Moody’s Investors Service has changed the outlook for the UK insurance and reinsurance life industry from negative to stable to include predictions of an expected “moderate and manageable” Brexit impact, in a report released recently.
Dominic Simpson, Vice President Senior Credit Officer at Moody’s, said the stable outlook is primarily a reflection of “our base scenario that Brexit’s impact on UK life insurers will be moderate over the next 12 to 18 months, given the resilience of the UK’s economy and financial markets following last year’s referendum.
“Furthermore, we don’t expect the loss of ‘passporting’ to be a material issue for the industry.”
“However, we recognize that material uncertainty remains and that there are clear downside risks to our base case,” Simpson said.
Other factors acting in favour of a stable outlook include low interest rates not posing a key risk for UK life re/insurers, who benefit from generally strong business models and movement into the growing pensions market.
UK life re/insurers’ strong business models and dedicated asset management subsidiaries continue to ensure resilient performance that’s helped along by a strong presence in the growing pensions and retirement products market.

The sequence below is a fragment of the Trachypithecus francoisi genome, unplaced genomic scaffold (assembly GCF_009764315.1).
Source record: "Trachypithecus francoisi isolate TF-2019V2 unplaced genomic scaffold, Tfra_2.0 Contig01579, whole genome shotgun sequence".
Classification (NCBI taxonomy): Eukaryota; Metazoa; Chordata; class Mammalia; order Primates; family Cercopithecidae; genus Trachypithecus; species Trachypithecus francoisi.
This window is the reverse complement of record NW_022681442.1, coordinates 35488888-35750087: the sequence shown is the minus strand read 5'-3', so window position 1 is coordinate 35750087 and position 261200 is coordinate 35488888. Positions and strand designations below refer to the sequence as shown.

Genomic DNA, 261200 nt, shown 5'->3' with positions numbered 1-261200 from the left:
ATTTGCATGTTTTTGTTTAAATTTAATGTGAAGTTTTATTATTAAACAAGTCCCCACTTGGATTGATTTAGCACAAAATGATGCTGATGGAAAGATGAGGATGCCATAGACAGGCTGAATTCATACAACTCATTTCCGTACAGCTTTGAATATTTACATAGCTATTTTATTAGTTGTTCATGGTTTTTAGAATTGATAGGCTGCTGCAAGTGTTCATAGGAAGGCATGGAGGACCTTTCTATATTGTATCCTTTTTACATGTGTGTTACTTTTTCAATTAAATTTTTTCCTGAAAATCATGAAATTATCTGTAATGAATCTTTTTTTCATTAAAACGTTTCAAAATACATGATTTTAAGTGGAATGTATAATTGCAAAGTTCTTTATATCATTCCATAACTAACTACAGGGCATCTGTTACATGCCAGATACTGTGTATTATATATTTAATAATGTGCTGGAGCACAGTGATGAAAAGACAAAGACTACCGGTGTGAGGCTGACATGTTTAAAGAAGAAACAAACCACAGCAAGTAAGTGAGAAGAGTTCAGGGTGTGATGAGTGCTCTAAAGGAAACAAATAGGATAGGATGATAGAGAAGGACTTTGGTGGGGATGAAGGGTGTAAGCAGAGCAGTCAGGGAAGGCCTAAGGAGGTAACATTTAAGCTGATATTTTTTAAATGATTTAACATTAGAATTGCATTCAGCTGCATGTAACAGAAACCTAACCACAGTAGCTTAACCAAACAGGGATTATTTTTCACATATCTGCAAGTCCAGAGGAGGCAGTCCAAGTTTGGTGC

The rating agency explained that while “low interest rates weigh on the investment returns of UK life insurers, they are less susceptible than some of their European counterparts because the majority of their reserves are unit-linked with no interest guarantees.”
“Solvency II capitalisation is comfortable for UK life insurers, who reported year-end 2016 Solvency II ratios comfortably above the 100% threshold.”
In addition, the threat of regulatory intervention is seen as being low after the UK’s Prudential Regulation Authority (PRA) confirmed the full capital benefit of transitional measures.
Low interest rates, strong Solvency II capitalisation and sound business models, coupled with a moderate Brexit impact are all factors expected to ensure continued successful expansion and profitability for the UK life sector despite long-term shifts in the sector or the geopolitical sphere.
However, headwinds could come from regulatory probes, Moody’s said, especially in light of the soon to come results of the Financial Conduct Authority’s review of non-advised annuity sales practices – prompting Prudential UK and Standard Life to each set aside provisions of GBP175 million (gross of any reinsurance recoveries) at end-2016.